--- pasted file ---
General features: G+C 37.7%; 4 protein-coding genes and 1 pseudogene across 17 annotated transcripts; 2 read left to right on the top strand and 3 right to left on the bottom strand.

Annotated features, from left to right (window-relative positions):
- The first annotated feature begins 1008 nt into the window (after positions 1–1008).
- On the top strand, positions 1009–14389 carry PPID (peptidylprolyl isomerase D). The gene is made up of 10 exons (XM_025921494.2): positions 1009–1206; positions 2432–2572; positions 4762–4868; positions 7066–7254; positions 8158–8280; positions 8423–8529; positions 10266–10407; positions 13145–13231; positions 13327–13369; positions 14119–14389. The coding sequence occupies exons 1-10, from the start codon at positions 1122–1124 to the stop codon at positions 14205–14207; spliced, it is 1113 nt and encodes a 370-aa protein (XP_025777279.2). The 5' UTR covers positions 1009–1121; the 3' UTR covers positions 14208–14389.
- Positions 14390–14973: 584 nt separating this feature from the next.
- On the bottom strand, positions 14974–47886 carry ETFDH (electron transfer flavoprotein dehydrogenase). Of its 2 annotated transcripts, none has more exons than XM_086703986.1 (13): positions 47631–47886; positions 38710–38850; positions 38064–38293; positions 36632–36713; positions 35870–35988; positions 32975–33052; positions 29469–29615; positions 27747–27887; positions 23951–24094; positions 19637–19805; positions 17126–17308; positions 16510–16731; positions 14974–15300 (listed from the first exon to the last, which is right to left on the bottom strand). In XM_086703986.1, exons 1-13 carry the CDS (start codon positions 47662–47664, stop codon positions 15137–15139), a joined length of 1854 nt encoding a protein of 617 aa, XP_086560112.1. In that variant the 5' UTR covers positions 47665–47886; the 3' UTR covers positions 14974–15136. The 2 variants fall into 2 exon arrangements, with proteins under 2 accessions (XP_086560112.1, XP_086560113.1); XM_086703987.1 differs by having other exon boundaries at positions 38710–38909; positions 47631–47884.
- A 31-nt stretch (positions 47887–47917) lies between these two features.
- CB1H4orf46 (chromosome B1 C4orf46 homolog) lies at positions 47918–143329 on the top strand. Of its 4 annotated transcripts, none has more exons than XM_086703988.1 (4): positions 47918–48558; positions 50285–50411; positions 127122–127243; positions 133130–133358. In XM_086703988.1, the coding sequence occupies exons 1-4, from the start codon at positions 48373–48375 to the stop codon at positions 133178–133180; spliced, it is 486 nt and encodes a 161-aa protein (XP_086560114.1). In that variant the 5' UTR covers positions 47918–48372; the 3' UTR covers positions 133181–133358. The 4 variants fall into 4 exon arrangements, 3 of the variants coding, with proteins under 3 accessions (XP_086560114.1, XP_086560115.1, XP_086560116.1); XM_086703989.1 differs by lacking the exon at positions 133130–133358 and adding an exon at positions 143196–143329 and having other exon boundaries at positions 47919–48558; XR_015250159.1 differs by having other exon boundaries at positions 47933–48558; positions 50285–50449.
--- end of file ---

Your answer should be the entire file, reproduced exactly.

General features: G+C 37.7%; 4 protein-coding genes and 1 pseudogene across 17 annotated transcripts; 2 read left to right on the top strand and 3 right to left on the bottom strand.

Annotated features, from left to right (window-relative positions):
- The first annotated feature begins 1008 nt into the window (after positions 1–1008).
- On the top strand, positions 1009–14389 carry PPID (peptidylprolyl isomerase D). The gene is made up of 10 exons (XM_025921494.2): positions 1009–1206; positions 2432–2572; positions 4762–4868; positions 7066–7254; positions 8158–8280; positions 8423–8529; positions 10266–10407; positions 13145–13231; positions 13327–13369; positions 14119–14389. The coding sequence occupies exons 1-10, from the start codon at positions 1122–1124 to the stop codon at positions 14205–14207; spliced, it is 1113 nt and encodes a 370-aa protein (XP_025777279.2). The 5' UTR covers positions 1009–1121; the 3' UTR covers positions 14208–14389.
- Positions 14390–14973: 584 nt separating this feature from the next.
- On the bottom strand, positions 14974–47886 carry ETFDH (electron transfer flavoprotein dehydrogenase). Of its 2 annotated transcripts, none has more exons than XM_086703986.1 (13): positions 47631–47886; positions 38710–38850; positions 38064–38293; positions 36632–36713; positions 35870–35988; positions 32975–33052; positions 29469–29615; positions 27747–27887; positions 23951–24094; positions 19637–19805; positions 17126–17308; positions 16510–16731; positions 14974–15300 (listed from the first exon to the last, which is right to left on the bottom strand). In XM_086703986.1, exons 1-13 carry the CDS (start codon positions 47662–47664, stop codon positions 15137–15139), a joined length of 1854 nt encoding a protein of 617 aa, XP_086560112.1. In that variant the 5' UTR covers positions 47665–47886; the 3' UTR covers positions 14974–15136. The 2 variants fall into 2 exon arrangements, with proteins under 2 accessions (XP_086560112.1, XP_086560113.1); XM_086703987.1 differs by having other exon boundaries at positions 38710–38909; positions 47631–47884.
- A 31-nt stretch (positions 47887–47917) lies between these two features.
- CB1H4orf46 (chromosome B1 C4orf46 homolog) lies at positions 47918–143329 on the top strand. Of its 4 annotated transcripts, none has more exons than XM_086703988.1 (4): positions 47918–48558; positions 50285–50411; positions 127122–127243; positions 133130–133358. In XM_086703988.1, the coding sequence occupies exons 1-4, from the start codon at positions 48373–48375 to the stop codon at positions 133178–133180; spliced, it is 486 nt and encodes a 161-aa protein (XP_086560114.1). In that variant the 5' UTR covers positions 47918–48372; the 3' UTR covers positions 133181–133358. The 4 variants fall into 4 exon arrangements, 3 of the variants coding, with proteins under 3 accessions (XP_086560114.1, XP_086560115.1, XP_086560116.1); XM_086703989.1 differs by lacking the exon at positions 133130–133358 and adding an exon at positions 143196–143329 and having other exon boundaries at positions 47919–48558; XR_015250159.1 differs by having other exon boundaries at positions 47933–48558; positions 50285–50449.